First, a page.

In the tropical forests of Africa live beings very much like us. Part of a complex social structure, they play with each other, socialize, and sometimes fight their neighbors; they're greatly concerned with social status and being on good terms with the boss. Like us, they make and use tools, and share with us all the emotions of happiness, anger, sadness, joy, curiosity, and humor. No, these aren't aliens in a science fiction movie: these are chimpanzees, and it has been Dr. Jane Goodall's vocation for more than forty years to learn about these fascinating cousins to Homo sapiens, and to educate us humans about the fellow creatures who, sadly, find their homes and their lives threatened by the encroachment of human beings.
Jane Goodall's Wild Chimpanzees takes us into the heart of the Gombe nature preserve to get to know the chimpanzees themselves as well as Dr. Goodall's work. Setting the tone for its impressive use of nature photography, the film opens with forty-year-old footage of the young Jane Goodall on her first research expedition to Africa, including her very first contact with the chimpanzees; this is the real thing, not a reenactment. In the modern footage, the camera has captured a wide range of chimpanzee behavior, and we really get a fascinating glimpse of chimpanzee life as we see them interacting with each other and with Goodall.
But Jane Goodall's Wild Chimpanzees is more than a collection of interesting scenes of the chimpanzees. First and foremost, the film sets out to depict the work that Goodall has done at the Gombe wildlife preserve; in this way, it's very much a tribute to the forty years' labor of love that has been Goodall's work. While the film doesn't go into detail on Goodall's findings, we do learn about the findings that she made that revolutionized the study of primates... and that shook up established views about what (if anything) sets humans apart from the other primates. Not only do we hear Goodall describing her discovery of chimpanzee tool-making and tool-using, we see footage of the chimps themselves doing so. Another very interesting segment shows how chimpanzees have culture, and shows several examples from chimpanzee populations across Africa.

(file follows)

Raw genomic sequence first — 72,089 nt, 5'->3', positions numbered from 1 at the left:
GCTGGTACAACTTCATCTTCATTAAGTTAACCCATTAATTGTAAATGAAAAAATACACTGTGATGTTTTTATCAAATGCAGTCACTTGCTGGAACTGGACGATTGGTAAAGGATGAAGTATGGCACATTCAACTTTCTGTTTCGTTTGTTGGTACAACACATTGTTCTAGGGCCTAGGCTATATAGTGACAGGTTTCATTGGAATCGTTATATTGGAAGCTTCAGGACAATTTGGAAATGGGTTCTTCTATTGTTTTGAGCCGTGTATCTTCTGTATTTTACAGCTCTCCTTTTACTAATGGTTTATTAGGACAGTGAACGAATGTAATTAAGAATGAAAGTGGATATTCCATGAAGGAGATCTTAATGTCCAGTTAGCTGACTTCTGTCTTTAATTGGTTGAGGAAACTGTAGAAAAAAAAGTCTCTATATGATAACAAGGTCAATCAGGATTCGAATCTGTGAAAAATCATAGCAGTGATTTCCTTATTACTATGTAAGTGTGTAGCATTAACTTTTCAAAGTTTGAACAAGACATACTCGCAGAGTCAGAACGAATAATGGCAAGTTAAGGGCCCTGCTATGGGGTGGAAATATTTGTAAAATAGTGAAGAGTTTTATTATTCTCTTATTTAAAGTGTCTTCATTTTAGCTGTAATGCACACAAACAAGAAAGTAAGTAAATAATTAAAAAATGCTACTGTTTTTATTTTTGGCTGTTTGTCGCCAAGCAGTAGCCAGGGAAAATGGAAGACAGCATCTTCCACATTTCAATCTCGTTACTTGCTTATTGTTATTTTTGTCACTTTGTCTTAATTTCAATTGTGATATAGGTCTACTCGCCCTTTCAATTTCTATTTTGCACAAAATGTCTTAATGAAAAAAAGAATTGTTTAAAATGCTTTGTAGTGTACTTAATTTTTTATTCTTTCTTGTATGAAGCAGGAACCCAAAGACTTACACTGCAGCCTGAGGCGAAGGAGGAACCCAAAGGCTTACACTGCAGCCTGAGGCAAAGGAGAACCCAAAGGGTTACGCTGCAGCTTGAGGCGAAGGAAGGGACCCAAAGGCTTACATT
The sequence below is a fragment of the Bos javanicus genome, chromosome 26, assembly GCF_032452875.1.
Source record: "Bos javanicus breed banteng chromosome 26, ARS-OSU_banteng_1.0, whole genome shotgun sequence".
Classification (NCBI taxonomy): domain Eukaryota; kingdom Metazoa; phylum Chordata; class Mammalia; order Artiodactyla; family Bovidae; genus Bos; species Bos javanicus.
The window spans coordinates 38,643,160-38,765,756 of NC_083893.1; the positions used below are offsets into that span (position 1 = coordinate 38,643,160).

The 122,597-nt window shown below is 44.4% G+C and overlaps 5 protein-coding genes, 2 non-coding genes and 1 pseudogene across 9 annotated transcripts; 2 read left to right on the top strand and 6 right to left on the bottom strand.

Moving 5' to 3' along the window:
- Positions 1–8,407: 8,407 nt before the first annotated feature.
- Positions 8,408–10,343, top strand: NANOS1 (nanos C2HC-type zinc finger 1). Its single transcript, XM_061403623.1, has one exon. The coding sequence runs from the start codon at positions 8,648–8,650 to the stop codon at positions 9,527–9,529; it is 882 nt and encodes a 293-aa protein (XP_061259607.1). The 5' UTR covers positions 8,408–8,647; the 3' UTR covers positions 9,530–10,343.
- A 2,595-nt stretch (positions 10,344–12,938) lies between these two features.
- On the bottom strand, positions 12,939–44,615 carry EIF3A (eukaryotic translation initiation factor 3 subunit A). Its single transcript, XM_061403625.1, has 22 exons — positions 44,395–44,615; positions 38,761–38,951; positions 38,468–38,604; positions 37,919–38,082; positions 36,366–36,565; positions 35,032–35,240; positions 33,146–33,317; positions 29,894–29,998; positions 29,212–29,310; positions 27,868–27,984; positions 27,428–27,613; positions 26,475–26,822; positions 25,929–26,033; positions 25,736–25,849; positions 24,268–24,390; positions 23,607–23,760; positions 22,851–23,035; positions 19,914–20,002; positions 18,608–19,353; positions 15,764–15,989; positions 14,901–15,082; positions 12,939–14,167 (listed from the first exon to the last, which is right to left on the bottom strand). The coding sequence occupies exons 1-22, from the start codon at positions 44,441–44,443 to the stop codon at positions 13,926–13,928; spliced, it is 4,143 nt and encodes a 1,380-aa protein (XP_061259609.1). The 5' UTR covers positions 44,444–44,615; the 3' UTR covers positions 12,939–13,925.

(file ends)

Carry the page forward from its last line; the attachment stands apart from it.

In this sense, Jane Goodall's Wild Chimpanzees is an appreciative but realistic depiction of scientific field research: we get a sense both of the time and patience necessary for Goodall's breakthroughs, and of the significance of these findings. Nor does the film romanticize the chimpanzees: Goodall herself tells us how her observations of the chimps' behavior shattered her own illusions about them as "unspoiled" creatures with none of the violent behavior found in humans. Indeed, humans and chimpanzees share a great deal in the fundaments of our behavior.
More than just focusing on Goodall's research, though, the film brings the viewer into the chimpanzees' world, where we get to know chimps like the elderly matron Fifi, the brutal leader Frodo, and a rare set of twins cared for by their devoted mother. After only a few minutes of seeing these primates in their natural environment, playing, grooming, and interacting with each other, it's startlingly clear just how human are these beings. Indeed, chimpanzees are the closest living relatives of Homo sapiens, and Jane Goodall's Wild Chimpanzees shows dramatically that there are strong cultural and social similarities between us and chimpanzees. As a species, we humans very much need to shake the long-held egocentric view of ourselves as somehow different and better than the "animals": the film gives a strong push in the right direction, with the footage of the chimpanzees themselves speaks for itself in showing that the chimps are, in a nutshell, people... not quite people like us, but close enough that there's a shock of recognition when we see the inquisitive brown eyes of a young chimp looking into the camera.
When the credits rolled on Jane Goodall's Wild Chimpanzees, I very much wanted to know more: more about chimpanzee behavior, more about the baboons who are mentioned briefly but in a very interesting manner, more about the chimps' forest habitat, more about the current research. In short, it's a sign that the film did a great job of stimulating interest in the topics mentioned. When I thought back on all the material that had been introduced in the film, I was amazed to realize that it had all been fit into only forty minutes. Jane Goodall's Wild Chimpanzees is an extremely content-rich film, in fact much more so than I expected from an IMAX piece; without ever feeling like it's crammed in, every minute of the film offers some new insight, whether it's Jane Goodall reflecting on her experiences or footage of the chimps at play.